The death of the SUV

SUVs and trucks sit on a lot waiting for buyers in Norwalk, Connecticut. Higher fuel prices have led to a steep decline in SUV sales across the country.

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Tess Vigeland: You may not be able to hold the phone while you're driving, but at least for the rest of this year you might get better mileage reimbursement. The Internal Revenue Service says because of the hike in gas prices, it's raising the reimbursement rate by eight cents a mile for the last six months of this year.

Those high gas prices are a major reason for what some are calling the demise of the SUV. Starting today and for the next nine weeks, Ford is shutting down a factory that makes large SUVs. The company can't afford to produce more Expeditions and Navigators when it's already sitting on massive unsold inventories. General Motors is also closing factories that produce pick-ups and SUVs.

Marketplace's Jeff Tyler has more.


Jeff Tyler: Pickup trucks and SUVs had been cash cows for American car makers. Not any more.

Jack Nerad: The fuel crisis that we're in is a disaster for the domestic car makers. This is altering their production and profit picture very, very significantly.

That's Jack Nerad, executive editorial director at Kelley Blue Book. He expects manufacturers will be forced to offer deep discounts or special financing to motivate folks who have begun to look at the gas guzzlers as money pits.

It's a radical shift in consumer demand. Lee Fishbein is president of Worldwide Auto Brokers. He works with the Range Rover dealership near Aspen, Colorado. A year ago, he says their SUVs were so hot they didn't last on the lot.

Lee Fishbein: Now they're, I would say, bursting at the seams with inventory. Their business from last year, same period, is down approximately 70 percent.

Consumers who own SUVs are also finding it hard to unload them. Jack Nerad says the used market is equally depressing.

Nerad: We've seen their depreciation virtually double over the course of the last eight to 10 months. It's been a very rapid decline in these vehicles.

SUV resale prices are starting to sound like fire-sale prices.

Abe Bijaripour: You see them going through the auctions for 30 percent or 40 percent below their market value.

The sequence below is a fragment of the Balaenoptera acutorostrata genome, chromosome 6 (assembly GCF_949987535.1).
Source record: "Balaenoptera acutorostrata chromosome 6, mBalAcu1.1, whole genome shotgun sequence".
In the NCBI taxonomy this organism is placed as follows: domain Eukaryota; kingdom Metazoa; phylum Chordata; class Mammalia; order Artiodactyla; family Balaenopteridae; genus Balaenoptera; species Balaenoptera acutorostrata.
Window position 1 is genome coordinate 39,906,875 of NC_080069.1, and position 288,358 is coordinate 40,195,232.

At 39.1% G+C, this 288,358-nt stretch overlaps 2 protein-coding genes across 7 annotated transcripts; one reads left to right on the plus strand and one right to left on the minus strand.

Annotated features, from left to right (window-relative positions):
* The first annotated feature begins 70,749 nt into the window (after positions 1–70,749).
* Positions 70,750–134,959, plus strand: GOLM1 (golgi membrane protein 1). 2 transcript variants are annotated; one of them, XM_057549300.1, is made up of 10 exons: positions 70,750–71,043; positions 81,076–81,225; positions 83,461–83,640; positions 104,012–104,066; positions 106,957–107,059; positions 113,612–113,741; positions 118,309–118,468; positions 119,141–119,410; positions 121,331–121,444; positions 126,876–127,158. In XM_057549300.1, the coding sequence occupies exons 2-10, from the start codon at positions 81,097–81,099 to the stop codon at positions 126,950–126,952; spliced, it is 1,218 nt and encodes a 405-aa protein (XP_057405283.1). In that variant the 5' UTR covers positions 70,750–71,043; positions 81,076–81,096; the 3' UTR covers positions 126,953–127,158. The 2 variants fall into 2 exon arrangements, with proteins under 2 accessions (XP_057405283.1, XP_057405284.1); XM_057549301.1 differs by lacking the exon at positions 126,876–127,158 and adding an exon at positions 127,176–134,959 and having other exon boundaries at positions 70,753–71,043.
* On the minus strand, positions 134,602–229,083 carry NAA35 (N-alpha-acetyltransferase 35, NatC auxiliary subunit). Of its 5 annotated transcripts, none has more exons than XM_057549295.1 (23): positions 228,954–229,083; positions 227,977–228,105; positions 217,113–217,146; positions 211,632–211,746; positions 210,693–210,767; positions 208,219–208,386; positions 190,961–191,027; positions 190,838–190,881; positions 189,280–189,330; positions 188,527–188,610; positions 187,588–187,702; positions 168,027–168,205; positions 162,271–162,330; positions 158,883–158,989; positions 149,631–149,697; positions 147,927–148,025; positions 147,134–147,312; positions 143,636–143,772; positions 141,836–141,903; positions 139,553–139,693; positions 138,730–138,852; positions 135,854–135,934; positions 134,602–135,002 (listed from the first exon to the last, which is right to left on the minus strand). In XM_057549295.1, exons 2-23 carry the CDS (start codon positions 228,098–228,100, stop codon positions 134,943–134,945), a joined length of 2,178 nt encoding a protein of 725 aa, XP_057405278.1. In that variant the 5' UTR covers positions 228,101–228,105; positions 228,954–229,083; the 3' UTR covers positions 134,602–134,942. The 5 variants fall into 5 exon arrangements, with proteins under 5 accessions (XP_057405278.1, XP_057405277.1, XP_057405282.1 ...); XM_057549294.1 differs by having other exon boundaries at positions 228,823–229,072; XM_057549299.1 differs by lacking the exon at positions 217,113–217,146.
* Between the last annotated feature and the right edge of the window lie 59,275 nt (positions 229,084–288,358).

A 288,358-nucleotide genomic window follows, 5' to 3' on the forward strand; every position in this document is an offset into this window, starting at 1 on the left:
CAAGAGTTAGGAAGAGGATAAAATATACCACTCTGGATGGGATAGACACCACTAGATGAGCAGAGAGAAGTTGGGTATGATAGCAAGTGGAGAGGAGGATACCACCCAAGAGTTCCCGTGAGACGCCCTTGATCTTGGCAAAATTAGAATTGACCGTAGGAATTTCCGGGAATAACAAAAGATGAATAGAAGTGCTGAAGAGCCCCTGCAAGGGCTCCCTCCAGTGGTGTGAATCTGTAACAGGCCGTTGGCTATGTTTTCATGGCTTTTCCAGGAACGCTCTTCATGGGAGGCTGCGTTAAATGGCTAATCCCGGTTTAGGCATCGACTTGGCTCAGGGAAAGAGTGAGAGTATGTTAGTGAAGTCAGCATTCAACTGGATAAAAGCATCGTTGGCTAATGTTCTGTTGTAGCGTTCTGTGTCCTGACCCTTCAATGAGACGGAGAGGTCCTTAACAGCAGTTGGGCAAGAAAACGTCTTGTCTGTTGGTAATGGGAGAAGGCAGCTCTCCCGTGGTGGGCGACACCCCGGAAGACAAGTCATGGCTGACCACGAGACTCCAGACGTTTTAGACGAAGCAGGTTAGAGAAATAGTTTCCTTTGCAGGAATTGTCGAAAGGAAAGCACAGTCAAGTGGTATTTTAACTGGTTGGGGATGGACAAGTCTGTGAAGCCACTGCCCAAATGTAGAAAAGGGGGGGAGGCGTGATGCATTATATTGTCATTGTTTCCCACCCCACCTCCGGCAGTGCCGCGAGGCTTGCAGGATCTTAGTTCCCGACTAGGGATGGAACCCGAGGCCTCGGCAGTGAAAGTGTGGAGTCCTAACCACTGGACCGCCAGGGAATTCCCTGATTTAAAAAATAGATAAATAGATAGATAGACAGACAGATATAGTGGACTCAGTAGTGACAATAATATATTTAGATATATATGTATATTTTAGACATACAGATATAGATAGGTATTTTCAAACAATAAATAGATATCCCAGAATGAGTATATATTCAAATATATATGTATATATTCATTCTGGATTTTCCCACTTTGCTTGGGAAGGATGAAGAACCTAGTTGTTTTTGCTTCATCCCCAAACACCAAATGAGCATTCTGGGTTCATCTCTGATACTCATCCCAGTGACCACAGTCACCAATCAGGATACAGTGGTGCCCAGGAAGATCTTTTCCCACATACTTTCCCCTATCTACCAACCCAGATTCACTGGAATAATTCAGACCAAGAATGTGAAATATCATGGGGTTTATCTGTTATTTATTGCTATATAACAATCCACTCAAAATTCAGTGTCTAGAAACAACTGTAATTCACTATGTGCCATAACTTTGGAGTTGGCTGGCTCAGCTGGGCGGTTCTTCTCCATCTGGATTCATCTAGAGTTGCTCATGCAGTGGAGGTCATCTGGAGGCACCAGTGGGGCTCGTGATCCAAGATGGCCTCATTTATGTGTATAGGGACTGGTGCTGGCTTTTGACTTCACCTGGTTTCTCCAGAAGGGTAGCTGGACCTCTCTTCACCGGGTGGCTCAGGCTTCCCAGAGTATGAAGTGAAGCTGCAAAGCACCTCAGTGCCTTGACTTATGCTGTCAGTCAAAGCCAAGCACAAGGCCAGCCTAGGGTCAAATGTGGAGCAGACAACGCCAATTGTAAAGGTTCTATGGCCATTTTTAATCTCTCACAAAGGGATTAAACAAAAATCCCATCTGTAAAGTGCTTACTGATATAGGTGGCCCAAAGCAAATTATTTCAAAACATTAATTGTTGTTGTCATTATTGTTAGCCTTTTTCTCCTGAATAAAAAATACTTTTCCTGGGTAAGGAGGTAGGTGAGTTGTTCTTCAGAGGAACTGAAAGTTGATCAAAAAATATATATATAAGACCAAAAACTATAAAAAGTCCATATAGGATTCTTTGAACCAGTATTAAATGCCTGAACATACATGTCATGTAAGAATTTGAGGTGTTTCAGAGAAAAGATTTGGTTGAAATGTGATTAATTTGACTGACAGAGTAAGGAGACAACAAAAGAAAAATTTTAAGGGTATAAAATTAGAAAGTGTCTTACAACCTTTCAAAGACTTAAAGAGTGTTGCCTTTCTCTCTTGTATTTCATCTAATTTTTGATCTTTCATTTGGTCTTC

That's Abe Bijaripour, an auto broker with Trade-In Solutions. We spoke while sitting in the company's Dodge Caravan. Bijaripour says some dealers have stopped taking such fuel-hungry six-cylinder and eight-cylinder vehicles.

Bijaripour: I've actually had people that went into dealers they purchased their car from originally. When they went back to them, they tried anything just to get out of buying it back from them.

Bijaripour sells some second-hand SUVs abroad. Hummers are still popular in Russia, where the weak dollar makes them look like a bargain.

Broker Lee Fishbein has been trying his luck at auto arbitrage.

Fishbein: I bought an '06 Hummer. You know, that car sold for $60,000 brand-new. It had 8,000 miles on it. And I was the highest bid in the city of Denver at $25,000.

Fishbein managed to sell it for a small profit, but many dealers haven't been so lucky.

Fishbein: My honest feeling is there's going to be some sort of attrition as far as dealers go. I think you're going to see some of them go out of business. You're going to see some consolidate.

These tough times can work to a consumer's advantage. Rental car companies, for example, have large fleets of SUVs. Because they're unpopular, SUVs are being rented at a big discount.

Kelley Blue Book's Jack Nerad recently shaved $100 off his rental car bill.

Nerad: When I took the discount for taking a minivan, it was a significant savings and more than paid for any amount of gasoline that I would purchase.

It's a good deal if you're not driving far. But some consumers complain of never being given an option. At the rental car counter, they find their reservation for an economy-sized car has been "upgraded" to an SUV. Let's just say it's not generally a pleasant surprise.

In Los Angeles, I'm Jeff Tyler for Marketplace.


Vigeland: And here's one more way to get SUVs off the lot: Offer zero percent financing. Reuters reports GM is doing just that.
No interest for six years on all pickup trucks and SUVs starting tomorrow and through the end of the month.

About the author

Jeff Tyler is a reporter for Marketplace’s Los Angeles bureau, where he reports on issues related to immigration and Latin America.

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